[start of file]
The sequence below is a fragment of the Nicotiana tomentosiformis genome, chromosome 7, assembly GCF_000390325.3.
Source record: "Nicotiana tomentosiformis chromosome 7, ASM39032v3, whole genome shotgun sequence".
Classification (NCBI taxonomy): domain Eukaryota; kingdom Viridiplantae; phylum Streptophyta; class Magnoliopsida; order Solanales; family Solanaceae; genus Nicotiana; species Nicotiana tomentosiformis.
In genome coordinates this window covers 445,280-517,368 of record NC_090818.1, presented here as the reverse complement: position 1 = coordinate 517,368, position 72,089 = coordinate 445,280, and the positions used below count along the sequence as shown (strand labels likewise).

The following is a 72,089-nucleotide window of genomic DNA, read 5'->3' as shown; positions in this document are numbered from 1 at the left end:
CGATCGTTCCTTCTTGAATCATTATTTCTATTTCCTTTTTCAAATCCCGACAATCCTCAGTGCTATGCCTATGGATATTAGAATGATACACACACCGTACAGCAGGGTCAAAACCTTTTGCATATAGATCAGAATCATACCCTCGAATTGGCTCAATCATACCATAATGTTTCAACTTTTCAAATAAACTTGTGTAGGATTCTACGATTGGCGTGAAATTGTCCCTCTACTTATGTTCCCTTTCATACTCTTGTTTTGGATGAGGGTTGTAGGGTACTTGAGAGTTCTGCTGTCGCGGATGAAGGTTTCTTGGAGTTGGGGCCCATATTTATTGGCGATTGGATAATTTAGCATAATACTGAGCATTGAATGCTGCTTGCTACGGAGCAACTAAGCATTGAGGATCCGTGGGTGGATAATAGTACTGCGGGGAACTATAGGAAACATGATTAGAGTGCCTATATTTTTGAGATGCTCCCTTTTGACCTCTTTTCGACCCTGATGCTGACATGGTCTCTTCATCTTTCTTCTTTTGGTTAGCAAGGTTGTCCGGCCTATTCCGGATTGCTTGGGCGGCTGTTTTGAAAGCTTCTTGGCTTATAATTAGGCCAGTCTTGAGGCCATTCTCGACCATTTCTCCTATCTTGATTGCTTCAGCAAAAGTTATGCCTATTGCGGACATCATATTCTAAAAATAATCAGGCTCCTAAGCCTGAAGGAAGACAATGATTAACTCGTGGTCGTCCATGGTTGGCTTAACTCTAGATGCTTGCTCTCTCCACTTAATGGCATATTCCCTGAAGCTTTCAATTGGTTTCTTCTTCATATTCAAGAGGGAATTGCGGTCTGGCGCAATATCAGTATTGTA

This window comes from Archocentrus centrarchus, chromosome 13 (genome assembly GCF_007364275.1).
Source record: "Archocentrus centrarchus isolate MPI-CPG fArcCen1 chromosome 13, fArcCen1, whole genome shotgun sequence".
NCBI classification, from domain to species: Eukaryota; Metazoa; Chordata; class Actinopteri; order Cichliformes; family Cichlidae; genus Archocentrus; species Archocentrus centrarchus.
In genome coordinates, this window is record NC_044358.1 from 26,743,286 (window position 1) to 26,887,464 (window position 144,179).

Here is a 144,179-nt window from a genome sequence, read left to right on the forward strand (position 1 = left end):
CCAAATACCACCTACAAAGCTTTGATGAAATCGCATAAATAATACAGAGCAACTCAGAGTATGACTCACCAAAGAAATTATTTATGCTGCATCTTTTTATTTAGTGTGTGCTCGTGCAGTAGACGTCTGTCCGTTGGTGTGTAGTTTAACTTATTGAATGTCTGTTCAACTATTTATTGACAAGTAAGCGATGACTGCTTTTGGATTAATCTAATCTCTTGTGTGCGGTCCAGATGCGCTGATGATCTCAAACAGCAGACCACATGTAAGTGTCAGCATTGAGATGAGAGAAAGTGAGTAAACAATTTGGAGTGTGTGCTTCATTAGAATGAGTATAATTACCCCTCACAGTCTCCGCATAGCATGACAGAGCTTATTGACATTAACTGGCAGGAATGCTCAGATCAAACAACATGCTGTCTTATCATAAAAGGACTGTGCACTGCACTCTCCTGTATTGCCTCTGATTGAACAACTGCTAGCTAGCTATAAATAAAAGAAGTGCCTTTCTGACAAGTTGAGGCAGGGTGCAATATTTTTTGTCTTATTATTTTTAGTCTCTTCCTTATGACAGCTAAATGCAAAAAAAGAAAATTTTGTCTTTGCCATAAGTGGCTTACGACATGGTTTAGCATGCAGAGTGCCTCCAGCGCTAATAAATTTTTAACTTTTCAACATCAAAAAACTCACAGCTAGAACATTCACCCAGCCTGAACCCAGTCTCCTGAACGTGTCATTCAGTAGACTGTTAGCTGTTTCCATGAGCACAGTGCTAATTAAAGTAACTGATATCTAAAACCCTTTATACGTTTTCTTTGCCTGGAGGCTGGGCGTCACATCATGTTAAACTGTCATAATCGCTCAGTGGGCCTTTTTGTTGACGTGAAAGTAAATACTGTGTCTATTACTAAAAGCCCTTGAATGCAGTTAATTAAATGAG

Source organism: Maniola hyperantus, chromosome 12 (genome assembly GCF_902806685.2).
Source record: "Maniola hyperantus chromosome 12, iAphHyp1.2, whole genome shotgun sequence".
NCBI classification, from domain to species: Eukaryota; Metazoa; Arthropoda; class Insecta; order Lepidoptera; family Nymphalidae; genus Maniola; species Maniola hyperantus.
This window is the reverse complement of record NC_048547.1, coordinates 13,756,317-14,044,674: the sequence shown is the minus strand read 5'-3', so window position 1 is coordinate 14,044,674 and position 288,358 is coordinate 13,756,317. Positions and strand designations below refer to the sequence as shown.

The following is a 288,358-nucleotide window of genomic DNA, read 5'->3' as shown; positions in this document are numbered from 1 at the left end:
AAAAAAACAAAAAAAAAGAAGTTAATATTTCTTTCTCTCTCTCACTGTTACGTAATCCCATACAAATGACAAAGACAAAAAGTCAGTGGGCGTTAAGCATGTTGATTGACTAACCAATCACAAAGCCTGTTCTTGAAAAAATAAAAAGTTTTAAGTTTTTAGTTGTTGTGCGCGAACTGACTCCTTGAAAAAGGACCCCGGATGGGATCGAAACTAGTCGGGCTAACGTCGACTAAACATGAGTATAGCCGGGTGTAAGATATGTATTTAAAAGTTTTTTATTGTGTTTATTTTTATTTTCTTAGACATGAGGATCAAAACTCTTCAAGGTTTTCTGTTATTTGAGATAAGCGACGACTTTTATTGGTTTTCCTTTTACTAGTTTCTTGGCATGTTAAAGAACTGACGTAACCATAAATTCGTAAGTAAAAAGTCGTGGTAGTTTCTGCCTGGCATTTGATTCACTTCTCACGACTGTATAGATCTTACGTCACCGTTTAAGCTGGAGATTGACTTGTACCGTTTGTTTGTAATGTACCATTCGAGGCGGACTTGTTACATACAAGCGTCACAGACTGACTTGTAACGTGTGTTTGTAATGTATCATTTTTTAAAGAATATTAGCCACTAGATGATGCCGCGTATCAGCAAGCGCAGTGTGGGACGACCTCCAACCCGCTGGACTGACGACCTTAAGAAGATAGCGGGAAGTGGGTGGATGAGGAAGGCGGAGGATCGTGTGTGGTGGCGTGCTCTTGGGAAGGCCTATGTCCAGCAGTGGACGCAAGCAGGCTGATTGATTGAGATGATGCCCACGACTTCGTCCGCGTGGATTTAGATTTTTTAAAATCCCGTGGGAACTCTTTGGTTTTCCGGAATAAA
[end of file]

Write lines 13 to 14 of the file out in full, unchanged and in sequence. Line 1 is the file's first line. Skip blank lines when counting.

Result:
Source organism: Maniola hyperantus, chromosome 12 (genome assembly GCF_902806685.2).
Source record: "Maniola hyperantus chromosome 12, iAphHyp1.2, whole genome shotgun sequence".